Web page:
Mourn not, my Swift! at ought our realm acquires.
Here pleas'd behold her mighty wings outspread
To hatch a new Saturnian age of lead.

Close to those walls where folly holds her throne,
And laughs to think Monroe would take her down,
Where o'er the gates by his fam'd father's hand, 32
Great Cibber's brazen, brainless brothers stand;
One cell there is, conceal'd from vulgar eye,
The cave of poverty and poetry:
Keen hollow winds howl through the bleak recess,
Emblem of music caus'd by'emptiness:
Hence bards, like Proteas long in vain ty'd down,
Escape in monsters, and amaze the town:
Hence miscellanies spring, the weekly boast
Of Curl's chaste press, and Lintot's rubric post : 40
Hence hymning Tyburn's elegiac lines 41;
Hence journals, medleys, mercuries, magazines :
Sepnlchral lies, our holy walls to grace,
And New-year odes, and all the Grub-street race.

.REMARKS.

31 -by his fam'd father's hand) Mr. Caius-Gabriel Cib. ber, father of the Poet-laureate. The two statues of the lunatics over the gates of Bedlam-Hospital were done by him, and (as the son jnstly says of them) are no ill monuments of his fame as an artist.

40 Two booksellers, of whom see Book II. The former was fined by the Court of King's Bench, for publishing obscene books: the latter usually adorned his shop with titles in red letters.

IMITATIONS.
.41 42 Hence hymning Tyburn's-hence, &c.]

Gênus unde Latinum,
Albanique patres, atque altæ menia Romæ.'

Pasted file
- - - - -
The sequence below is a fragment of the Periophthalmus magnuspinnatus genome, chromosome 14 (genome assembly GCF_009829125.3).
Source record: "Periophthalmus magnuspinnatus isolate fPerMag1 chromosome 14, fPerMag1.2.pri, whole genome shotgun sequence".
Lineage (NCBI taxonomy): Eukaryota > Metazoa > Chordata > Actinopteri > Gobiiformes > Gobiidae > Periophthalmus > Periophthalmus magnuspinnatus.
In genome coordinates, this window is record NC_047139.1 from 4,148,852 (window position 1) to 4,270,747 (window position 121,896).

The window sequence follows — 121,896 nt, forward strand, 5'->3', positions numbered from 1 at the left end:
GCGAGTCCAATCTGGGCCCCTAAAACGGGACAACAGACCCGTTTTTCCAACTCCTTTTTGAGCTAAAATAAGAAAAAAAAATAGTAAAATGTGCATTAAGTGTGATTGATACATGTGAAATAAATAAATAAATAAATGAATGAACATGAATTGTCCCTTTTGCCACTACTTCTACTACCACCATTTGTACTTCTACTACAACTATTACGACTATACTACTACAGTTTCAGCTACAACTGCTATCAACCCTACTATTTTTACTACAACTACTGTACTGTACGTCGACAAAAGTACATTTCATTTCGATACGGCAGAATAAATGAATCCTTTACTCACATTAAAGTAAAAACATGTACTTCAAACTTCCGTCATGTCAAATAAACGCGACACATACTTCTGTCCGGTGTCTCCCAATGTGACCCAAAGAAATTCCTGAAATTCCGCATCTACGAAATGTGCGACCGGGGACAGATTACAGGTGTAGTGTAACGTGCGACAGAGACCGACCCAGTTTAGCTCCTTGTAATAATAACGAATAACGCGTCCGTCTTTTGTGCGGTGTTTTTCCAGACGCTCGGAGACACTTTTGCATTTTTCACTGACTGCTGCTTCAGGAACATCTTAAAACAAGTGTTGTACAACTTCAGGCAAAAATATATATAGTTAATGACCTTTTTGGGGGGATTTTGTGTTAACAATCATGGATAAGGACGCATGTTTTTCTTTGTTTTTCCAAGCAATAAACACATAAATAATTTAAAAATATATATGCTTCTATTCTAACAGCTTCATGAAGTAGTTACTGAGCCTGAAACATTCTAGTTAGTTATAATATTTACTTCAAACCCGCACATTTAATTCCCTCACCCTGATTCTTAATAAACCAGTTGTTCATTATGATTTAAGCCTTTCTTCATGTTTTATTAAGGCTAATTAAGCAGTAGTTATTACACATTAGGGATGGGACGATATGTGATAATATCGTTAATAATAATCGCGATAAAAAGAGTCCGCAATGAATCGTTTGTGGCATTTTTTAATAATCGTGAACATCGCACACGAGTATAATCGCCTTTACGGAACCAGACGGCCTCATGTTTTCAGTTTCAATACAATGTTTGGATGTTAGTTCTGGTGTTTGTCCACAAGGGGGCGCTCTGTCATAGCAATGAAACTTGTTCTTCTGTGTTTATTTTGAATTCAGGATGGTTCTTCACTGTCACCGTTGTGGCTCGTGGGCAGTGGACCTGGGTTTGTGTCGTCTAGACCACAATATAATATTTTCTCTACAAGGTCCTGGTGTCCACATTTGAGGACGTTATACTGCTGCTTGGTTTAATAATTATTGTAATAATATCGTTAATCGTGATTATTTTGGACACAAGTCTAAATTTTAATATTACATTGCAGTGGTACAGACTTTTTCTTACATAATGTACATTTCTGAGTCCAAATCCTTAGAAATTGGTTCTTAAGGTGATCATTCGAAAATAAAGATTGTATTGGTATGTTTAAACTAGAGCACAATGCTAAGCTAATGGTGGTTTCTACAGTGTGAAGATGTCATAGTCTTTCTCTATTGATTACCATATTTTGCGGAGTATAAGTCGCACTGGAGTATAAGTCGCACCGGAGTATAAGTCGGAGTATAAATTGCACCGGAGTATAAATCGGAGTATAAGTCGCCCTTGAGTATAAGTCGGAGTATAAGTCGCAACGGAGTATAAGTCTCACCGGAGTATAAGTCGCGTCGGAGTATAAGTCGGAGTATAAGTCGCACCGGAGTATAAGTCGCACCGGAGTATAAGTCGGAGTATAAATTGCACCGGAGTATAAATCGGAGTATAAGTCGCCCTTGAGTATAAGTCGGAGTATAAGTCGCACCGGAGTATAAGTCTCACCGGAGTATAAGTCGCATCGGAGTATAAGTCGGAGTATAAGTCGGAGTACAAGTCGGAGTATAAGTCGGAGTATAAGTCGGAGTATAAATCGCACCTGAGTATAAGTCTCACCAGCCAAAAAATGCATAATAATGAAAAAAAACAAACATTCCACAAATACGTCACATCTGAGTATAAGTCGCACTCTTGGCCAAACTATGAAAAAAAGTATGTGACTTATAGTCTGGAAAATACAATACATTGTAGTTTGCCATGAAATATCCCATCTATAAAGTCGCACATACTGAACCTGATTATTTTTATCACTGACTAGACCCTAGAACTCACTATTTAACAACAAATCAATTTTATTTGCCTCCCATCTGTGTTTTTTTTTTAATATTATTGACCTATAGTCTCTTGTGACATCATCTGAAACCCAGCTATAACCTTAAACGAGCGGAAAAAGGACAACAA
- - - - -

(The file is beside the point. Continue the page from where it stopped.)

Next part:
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In cionded majesty here Dulness shone, 45 Four guardian virtues, round, support her throne: Fierce champion Fortitude, that knows no fears Of hisses, blows, or want or loss of ears 48 : Calm Temperance, whose blessings those partake Who hunger and who thirst for scribbling sake : Pradence, whose glass presents the approaching Poetic Justice, with her lifted scale, Where, in nice balance, truth with gold she weighs, And solid pudding against empty praise. i

Here she beholds the chaos dark and deep 55, Where nameless somethings in their canses sleep, Till genial Jacob, or a warm third day, 57., Call forth each mass, a poem or a play: How hints, like spawn, scarce quick in embryo lie, How new-born nonsense first is taught to cry,

REMARKS.

57 Jacob Tonson; a bookseller who did honour to his profession.

IMITATIONS.

45 In clouded majesty.]

The Moon
Rising in clouded majesty.

MILTON. B. IV. 49

that knows no fears Of hisses, blows, or want, or loss of cars.] 'Quem neque pauperies, neque niors, peque vincula terrent.'

HOR. 55 Here she beholds the chaos dark a

Where nameless somethings, &c.] that is to say, unformed things, which are either made into poems, or plays, as the booksellers or the players bid most. These lines allude to the following in Garth's Dispensary, canto vi.

• Within the chambers of the globe they spy

The beds where sleeping vegetables lie,
Till the glad sumpons of a genial ray
Uubinds the glebe, and calls them out to day.'